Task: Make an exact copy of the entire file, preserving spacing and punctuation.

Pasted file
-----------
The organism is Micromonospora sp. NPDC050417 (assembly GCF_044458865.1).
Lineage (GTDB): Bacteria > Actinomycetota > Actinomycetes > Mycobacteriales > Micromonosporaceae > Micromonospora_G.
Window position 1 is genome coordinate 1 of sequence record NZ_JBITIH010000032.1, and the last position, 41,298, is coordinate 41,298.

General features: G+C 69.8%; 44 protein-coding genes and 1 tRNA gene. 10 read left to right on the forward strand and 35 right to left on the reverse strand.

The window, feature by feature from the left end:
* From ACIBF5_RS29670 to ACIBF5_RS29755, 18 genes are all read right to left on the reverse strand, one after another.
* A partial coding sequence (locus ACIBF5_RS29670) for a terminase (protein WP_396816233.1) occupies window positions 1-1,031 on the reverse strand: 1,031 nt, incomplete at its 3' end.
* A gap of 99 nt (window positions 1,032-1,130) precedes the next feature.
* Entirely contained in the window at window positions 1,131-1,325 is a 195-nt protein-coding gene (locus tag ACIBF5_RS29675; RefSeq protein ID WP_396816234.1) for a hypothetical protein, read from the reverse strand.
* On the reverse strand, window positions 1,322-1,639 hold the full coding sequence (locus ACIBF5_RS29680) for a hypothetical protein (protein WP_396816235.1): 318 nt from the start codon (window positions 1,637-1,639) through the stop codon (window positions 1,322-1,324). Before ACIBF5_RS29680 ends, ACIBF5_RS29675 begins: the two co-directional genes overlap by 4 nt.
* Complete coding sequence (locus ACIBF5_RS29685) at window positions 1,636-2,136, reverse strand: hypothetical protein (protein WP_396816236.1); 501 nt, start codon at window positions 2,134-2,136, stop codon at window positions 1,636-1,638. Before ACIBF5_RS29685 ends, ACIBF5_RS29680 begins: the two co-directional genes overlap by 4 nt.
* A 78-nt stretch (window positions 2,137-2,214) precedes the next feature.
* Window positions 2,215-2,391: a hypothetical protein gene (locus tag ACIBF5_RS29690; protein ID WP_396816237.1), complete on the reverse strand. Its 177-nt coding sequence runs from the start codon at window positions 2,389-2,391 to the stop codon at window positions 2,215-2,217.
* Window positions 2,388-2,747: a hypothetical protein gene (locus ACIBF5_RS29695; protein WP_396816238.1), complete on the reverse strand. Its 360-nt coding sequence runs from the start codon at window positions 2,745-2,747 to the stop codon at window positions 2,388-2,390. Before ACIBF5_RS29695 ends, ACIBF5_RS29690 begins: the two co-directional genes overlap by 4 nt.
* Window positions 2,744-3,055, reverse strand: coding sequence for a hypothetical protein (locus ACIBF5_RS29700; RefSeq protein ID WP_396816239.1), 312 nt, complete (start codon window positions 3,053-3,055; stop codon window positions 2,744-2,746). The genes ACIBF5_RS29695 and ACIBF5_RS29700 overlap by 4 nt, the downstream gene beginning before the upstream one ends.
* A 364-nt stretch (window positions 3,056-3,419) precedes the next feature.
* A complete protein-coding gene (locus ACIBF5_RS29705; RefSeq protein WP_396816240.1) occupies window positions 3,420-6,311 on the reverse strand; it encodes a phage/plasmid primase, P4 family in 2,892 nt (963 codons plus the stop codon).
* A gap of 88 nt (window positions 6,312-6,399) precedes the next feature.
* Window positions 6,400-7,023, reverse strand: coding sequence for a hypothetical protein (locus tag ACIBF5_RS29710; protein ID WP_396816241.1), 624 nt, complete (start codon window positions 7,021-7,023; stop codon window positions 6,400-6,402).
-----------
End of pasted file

The organism is Micromonospora sp. NPDC050417 (assembly GCF_044458865.1).
Lineage (GTDB): Bacteria > Actinomycetota > Actinomycetes > Mycobacteriales > Micromonosporaceae > Micromonospora_G.
Window position 1 is genome coordinate 1 of sequence record NZ_JBITIH010000032.1, and the last position, 41,298, is coordinate 41,298.

General features: G+C 69.8%; 44 protein-coding genes and 1 tRNA gene. 10 read left to right on the forward strand and 35 right to left on the reverse strand.

The window, feature by feature from the left end:
* From ACIBF5_RS29670 to ACIBF5_RS29755, 18 genes are all read right to left on the reverse strand, one after another.
* A partial coding sequence (locus ACIBF5_RS29670) for a terminase (protein WP_396816233.1) occupies window positions 1-1,031 on the reverse strand: 1,031 nt, incomplete at its 3' end.
* A gap of 99 nt (window positions 1,032-1,130) precedes the next feature.
* Entirely contained in the window at window positions 1,131-1,325 is a 195-nt protein-coding gene (locus tag ACIBF5_RS29675; RefSeq protein ID WP_396816234.1) for a hypothetical protein, read from the reverse strand.
* On the reverse strand, window positions 1,322-1,639 hold the full coding sequence (locus ACIBF5_RS29680) for a hypothetical protein (protein WP_396816235.1): 318 nt from the start codon (window positions 1,637-1,639) through the stop codon (window positions 1,322-1,324). Before ACIBF5_RS29680 ends, ACIBF5_RS29675 begins: the two co-directional genes overlap by 4 nt.
* Complete coding sequence (locus ACIBF5_RS29685) at window positions 1,636-2,136, reverse strand: hypothetical protein (protein WP_396816236.1); 501 nt, start codon at window positions 2,134-2,136, stop codon at window positions 1,636-1,638. Before ACIBF5_RS29685 ends, ACIBF5_RS29680 begins: the two co-directional genes overlap by 4 nt.
* A 78-nt stretch (window positions 2,137-2,214) precedes the next feature.
* Window positions 2,215-2,391: a hypothetical protein gene (locus tag ACIBF5_RS29690; protein ID WP_396816237.1), complete on the reverse strand. Its 177-nt coding sequence runs from the start codon at window positions 2,389-2,391 to the stop codon at window positions 2,215-2,217.
* Window positions 2,388-2,747: a hypothetical protein gene (locus ACIBF5_RS29695; protein WP_396816238.1), complete on the reverse strand. Its 360-nt coding sequence runs from the start codon at window positions 2,745-2,747 to the stop codon at window positions 2,388-2,390. Before ACIBF5_RS29695 ends, ACIBF5_RS29690 begins: the two co-directional genes overlap by 4 nt.
* Window positions 2,744-3,055, reverse strand: coding sequence for a hypothetical protein (locus ACIBF5_RS29700; RefSeq protein ID WP_396816239.1), 312 nt, complete (start codon window positions 3,053-3,055; stop codon window positions 2,744-2,746). The genes ACIBF5_RS29695 and ACIBF5_RS29700 overlap by 4 nt, the downstream gene beginning before the upstream one ends.
* A 364-nt stretch (window positions 3,056-3,419) precedes the next feature.
* A complete protein-coding gene (locus ACIBF5_RS29705; RefSeq protein WP_396816240.1) occupies window positions 3,420-6,311 on the reverse strand; it encodes a phage/plasmid primase, P4 family in 2,892 nt (963 codons plus the stop codon).
* A gap of 88 nt (window positions 6,312-6,399) precedes the next feature.
* Window positions 6,400-7,023, reverse strand: coding sequence for a hypothetical protein (locus tag ACIBF5_RS29710; protein ID WP_396816241.1), 624 nt, complete (start codon window positions 7,021-7,023; stop codon window positions 6,400-6,402).